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  • Brian Concannon

Do I Need An Expert Witness?

Updated: May 1

The decision to hire an expert witness is often a difficult one, because for many clients it imposes a heavy burden on limited financial resources. In many cases I see, an expert can be decisive, but in some cases an expert could be unnecessary. I will add some thoughts on making this decision from my experience as an expert. I will focus on what I know- country condition expertise- and leave discussion of medical, psychological and other expertise to people who know those areas.


I will start by recommending a blog post by Jeffrey S. Chase, a former private lawyer and immigration judge, The Importance of Expert Witnesses, as well as a webinar, Working With Country Condition Expert Witnesses to Support Asylum Claims from the Vera Institute for Justice and Center for Gender and Refugee Studies.


A good first step in deciding whether an expert is worth the cost to your client is asking the expert to "make a case" that he or she can be helpful. Reading a few paragraphs of facts is usually enough for an expert to determine whether they have the ability to make your case more compelling. If they can articulate to you how they can be helpful, they can likely articulate it to the judge. Most experts I know will do at least a quick review of a case at no charge.


One factor to consider when making the decision to engage an expert is the fact-finder's familiarity with Haiti's unique context. I have seen many cases where judges and lawyers for DHS and even asylum applicants make assumptions based on their knowledge of analogous situations in Central America, with which they are more familiar. This can be dangerous- gangs in Haiti are organized differently than gangs in Honduras, political parties are organized differently, social groups are constructed differently, etc. So a factual situation in Haiti can pose very different risks than the same factual situation in El Salvador. Effectively explaining how Haiti's reality is different can sometimes make all the difference for an asylum applicant.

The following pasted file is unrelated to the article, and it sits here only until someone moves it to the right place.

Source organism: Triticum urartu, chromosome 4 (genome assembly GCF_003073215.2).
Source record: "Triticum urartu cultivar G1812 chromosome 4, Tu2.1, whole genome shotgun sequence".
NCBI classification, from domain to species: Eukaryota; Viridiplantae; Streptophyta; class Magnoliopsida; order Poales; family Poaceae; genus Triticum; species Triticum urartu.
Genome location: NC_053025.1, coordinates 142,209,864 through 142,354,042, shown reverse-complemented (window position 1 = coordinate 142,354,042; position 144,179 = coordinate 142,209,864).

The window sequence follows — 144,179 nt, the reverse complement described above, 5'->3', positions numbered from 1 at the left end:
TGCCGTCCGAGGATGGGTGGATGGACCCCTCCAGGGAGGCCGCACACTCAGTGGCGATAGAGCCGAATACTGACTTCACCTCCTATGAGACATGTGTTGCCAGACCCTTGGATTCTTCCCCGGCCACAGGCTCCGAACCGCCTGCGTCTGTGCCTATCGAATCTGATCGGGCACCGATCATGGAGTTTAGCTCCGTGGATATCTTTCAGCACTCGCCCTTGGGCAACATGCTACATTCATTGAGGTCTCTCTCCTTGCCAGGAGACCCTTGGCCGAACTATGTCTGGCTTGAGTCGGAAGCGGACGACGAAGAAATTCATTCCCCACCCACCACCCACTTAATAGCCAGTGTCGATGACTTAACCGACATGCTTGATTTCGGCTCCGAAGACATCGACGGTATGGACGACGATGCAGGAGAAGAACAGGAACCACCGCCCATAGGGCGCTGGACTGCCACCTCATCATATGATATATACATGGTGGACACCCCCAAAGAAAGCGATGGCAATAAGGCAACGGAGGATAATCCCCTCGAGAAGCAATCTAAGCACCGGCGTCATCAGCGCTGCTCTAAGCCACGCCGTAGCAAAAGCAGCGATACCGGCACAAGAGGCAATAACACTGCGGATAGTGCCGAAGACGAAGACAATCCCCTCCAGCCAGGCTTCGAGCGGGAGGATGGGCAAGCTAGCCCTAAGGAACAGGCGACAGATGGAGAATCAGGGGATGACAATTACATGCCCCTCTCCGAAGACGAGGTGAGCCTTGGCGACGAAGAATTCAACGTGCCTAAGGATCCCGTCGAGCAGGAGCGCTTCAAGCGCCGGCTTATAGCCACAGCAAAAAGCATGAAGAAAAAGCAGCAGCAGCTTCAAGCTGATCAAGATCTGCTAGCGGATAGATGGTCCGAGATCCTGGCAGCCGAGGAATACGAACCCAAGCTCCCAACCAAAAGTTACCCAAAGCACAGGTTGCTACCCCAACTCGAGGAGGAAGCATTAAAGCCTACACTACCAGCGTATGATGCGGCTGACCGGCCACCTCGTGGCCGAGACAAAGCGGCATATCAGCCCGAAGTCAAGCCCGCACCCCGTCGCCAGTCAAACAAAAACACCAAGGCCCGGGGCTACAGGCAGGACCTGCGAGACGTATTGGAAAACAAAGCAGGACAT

A related factor is the complexity of the claim. In some cases, there is less need for an explanation of the context, such as a well-documented attack on a known dissident by a prominent government supporter. But it gets harder for an attack on a low-level activist's sibling by unknown assailants on a motorcycle at night, especially if the sibling is too fearful to go to the police or seek medical treatment. The latter case is probably more common, but is harder to document, and requires an explanation of historical political persecution in Haiti, the police force's limitations, and the political context at the time of the attack.


About twenty years ago the Newark Asylum Office invited me to spend an afternoon discussing Haiti's political parties with the Office's hearing officers. Over the previous few years, there had been extensive reshuffling of political parties. Many parties that had been allies in previous elections were now fierce opponents, fierce enough for their supporters to persecute their former allies. The hearing officers were struggling to make sense of claims they were seeing that seemed inconsistent with their existing knowledge of Haiti. I wasn't on PowerPoint yet, so I tried to trace the dozens of parties that had come, gone or switched sides on a hand-drawn chart.


The chart quickly turned into an unintelligible mess, that was of limited use to anyone trying to evaluate a specific claim. The asylum officers kindly noted that I had at least communicated that Haiti was really complicated, and helped them understand that their assumptions about political parties might be outdated. In the two decades since, Haiti's political parties have reshuffled several times more. As a result, the political affiliation of the perpetrator or victim can mean one thing if the incident took place in 2002, something completely different in 2012, and something again very different last year.


I would not try to comprehensively chart out Haiti's political parties over the last 30 years, but I have found that a person familiar with the details of this fluid context can usually explain a particular case in a way that gives lawyers and judges confidence that they understand it.


A related factor is the applicant's credibility. I have worked on Haiti issues for 24 years, and continue to encounter situations that initially seem hard-to-believe but later become well-documented. In my expert work, I regularly read declarations that I would have placed in the hard-to-believe category had I not investigated a similar contemporaneous case in my human rights work. In these cases, an expert explaining to a judge that a victim's account may seem outlandish but is consistent with other known incidents can bolster the details of the account, but also the broader perception of the applicant's credibility.



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